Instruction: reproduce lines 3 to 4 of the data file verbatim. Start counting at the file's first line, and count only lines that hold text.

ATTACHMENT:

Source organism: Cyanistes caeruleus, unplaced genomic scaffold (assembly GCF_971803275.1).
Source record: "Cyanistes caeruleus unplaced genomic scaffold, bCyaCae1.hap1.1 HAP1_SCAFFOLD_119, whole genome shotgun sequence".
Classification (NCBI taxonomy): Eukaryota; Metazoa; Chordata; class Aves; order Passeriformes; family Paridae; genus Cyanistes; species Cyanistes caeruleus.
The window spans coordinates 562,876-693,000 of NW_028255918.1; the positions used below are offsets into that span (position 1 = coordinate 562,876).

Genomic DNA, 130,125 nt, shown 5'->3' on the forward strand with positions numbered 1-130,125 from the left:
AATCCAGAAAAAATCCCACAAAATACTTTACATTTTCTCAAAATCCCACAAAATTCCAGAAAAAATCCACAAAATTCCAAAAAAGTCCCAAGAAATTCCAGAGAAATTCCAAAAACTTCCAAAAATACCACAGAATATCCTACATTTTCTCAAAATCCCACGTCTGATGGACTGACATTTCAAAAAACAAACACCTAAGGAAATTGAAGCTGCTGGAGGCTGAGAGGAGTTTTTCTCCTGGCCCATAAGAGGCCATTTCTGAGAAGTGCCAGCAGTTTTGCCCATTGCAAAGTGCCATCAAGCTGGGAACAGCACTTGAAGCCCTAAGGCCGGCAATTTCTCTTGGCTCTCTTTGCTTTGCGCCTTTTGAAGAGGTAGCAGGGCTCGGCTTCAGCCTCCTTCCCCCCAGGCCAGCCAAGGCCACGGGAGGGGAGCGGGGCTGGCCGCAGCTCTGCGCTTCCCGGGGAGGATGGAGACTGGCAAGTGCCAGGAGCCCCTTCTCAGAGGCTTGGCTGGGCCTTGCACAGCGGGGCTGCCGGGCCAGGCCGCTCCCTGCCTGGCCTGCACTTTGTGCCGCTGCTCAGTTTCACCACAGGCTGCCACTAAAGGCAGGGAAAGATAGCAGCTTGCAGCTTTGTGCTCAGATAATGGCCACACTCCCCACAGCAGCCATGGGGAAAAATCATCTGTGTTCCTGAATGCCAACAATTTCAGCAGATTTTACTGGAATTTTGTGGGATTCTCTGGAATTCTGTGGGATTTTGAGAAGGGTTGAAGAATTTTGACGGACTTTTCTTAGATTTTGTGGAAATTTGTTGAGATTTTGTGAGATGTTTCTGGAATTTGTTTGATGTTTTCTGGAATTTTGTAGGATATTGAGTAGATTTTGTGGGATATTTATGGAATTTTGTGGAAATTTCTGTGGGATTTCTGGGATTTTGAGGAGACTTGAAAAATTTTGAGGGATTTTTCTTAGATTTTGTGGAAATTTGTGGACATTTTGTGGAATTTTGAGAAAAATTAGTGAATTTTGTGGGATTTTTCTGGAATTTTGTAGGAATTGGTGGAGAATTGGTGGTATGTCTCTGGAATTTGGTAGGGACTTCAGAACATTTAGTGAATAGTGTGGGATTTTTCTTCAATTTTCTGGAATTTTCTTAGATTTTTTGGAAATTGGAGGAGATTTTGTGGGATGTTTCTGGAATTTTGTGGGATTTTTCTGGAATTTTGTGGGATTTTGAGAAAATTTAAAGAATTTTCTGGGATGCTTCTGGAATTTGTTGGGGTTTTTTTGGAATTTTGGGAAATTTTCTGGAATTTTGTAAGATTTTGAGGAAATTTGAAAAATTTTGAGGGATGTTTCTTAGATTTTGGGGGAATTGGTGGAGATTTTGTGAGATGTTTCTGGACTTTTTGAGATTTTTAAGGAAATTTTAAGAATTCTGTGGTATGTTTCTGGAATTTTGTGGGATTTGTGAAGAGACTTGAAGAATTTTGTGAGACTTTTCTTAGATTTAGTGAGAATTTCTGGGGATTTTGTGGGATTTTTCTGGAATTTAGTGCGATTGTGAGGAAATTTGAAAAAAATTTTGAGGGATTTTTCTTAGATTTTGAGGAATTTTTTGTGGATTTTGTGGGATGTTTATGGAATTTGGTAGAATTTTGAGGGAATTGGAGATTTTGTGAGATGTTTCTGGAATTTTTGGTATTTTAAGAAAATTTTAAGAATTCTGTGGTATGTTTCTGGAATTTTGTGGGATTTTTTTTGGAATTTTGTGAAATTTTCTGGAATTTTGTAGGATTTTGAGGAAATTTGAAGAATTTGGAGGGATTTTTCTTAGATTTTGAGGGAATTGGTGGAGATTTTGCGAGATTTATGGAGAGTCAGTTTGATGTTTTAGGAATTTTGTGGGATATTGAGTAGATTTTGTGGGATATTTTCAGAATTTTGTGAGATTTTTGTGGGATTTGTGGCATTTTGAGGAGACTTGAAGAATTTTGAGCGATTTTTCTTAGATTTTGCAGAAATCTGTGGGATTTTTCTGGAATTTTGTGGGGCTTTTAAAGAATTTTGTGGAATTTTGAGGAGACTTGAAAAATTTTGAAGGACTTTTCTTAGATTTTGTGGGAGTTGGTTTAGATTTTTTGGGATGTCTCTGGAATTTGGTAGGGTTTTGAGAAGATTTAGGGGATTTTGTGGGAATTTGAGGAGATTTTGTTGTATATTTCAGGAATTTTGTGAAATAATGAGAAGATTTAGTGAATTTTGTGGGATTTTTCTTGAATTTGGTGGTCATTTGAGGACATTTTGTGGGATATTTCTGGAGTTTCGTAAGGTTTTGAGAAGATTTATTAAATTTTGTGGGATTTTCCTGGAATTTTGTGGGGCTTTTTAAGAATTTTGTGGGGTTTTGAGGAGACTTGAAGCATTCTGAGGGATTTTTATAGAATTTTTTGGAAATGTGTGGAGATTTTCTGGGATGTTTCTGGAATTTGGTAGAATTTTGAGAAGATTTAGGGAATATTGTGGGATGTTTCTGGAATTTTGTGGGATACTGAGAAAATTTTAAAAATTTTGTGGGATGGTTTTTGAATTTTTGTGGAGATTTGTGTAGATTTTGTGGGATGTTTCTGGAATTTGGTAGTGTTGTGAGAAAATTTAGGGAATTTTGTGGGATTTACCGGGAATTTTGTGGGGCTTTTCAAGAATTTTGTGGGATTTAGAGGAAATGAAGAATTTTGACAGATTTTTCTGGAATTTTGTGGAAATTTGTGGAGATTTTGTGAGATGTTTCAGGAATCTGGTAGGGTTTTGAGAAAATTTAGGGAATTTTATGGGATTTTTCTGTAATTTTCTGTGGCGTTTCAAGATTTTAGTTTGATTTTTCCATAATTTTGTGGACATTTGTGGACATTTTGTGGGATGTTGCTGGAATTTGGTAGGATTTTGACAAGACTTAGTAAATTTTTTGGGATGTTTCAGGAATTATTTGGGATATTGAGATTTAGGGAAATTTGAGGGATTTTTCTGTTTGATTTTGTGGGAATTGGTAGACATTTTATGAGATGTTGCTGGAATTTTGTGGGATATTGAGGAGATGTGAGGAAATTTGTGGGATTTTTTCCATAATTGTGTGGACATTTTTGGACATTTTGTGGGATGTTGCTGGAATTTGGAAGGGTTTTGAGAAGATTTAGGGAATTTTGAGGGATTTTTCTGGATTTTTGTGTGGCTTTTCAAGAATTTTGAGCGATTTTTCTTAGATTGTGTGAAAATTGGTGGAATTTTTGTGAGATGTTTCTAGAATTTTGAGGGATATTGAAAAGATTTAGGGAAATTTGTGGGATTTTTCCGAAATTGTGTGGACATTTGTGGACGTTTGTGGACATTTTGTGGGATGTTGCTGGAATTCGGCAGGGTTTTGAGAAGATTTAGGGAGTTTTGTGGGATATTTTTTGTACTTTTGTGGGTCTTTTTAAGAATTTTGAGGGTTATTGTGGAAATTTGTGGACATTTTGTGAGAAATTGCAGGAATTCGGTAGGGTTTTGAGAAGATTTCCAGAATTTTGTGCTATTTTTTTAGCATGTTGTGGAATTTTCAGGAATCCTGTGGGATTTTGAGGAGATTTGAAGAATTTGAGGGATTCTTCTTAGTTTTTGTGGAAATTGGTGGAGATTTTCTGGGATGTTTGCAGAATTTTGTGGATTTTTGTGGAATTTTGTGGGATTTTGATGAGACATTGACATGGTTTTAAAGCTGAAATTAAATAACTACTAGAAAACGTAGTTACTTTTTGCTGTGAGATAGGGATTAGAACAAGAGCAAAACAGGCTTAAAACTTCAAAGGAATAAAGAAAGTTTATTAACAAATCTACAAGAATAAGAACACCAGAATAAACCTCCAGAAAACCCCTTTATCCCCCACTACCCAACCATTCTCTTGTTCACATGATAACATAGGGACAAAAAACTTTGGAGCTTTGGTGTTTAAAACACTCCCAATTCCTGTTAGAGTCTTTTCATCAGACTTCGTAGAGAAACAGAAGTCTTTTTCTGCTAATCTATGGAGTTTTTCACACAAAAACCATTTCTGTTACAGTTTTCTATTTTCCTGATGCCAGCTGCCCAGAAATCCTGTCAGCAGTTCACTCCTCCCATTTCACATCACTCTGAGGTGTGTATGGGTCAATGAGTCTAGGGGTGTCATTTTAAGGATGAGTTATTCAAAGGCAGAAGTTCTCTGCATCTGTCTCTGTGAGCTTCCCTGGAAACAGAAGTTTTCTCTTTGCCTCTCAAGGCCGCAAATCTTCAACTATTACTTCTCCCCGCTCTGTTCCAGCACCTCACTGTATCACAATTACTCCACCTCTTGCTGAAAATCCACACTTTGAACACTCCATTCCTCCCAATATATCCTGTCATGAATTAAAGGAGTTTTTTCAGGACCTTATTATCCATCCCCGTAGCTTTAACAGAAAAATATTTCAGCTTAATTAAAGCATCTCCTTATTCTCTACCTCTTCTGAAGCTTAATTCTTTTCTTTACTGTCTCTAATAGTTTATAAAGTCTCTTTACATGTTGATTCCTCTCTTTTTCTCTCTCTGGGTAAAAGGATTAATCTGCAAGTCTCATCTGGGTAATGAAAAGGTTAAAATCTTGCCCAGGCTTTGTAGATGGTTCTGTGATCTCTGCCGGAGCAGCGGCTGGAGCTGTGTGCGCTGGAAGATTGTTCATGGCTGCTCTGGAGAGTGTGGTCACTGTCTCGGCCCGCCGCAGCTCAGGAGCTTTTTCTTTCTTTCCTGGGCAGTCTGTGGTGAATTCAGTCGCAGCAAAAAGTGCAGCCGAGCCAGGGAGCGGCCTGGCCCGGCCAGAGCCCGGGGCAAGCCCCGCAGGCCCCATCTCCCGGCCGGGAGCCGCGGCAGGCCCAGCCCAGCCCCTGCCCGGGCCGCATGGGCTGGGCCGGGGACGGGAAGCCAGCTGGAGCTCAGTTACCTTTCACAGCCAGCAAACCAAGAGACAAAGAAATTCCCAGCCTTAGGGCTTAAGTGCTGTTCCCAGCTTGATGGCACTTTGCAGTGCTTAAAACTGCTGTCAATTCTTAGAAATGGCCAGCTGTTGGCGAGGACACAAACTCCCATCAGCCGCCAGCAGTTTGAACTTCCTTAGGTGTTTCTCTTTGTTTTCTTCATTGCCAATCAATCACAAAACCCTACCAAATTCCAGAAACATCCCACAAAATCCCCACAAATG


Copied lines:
Classification (NCBI taxonomy): Eukaryota; Metazoa; Chordata; class Aves; order Passeriformes; family Paridae; genus Cyanistes; species Cyanistes caeruleus.
The window spans coordinates 562,876-693,000 of NW_028255918.1; the positions used below are offsets into that span (position 1 = coordinate 562,876).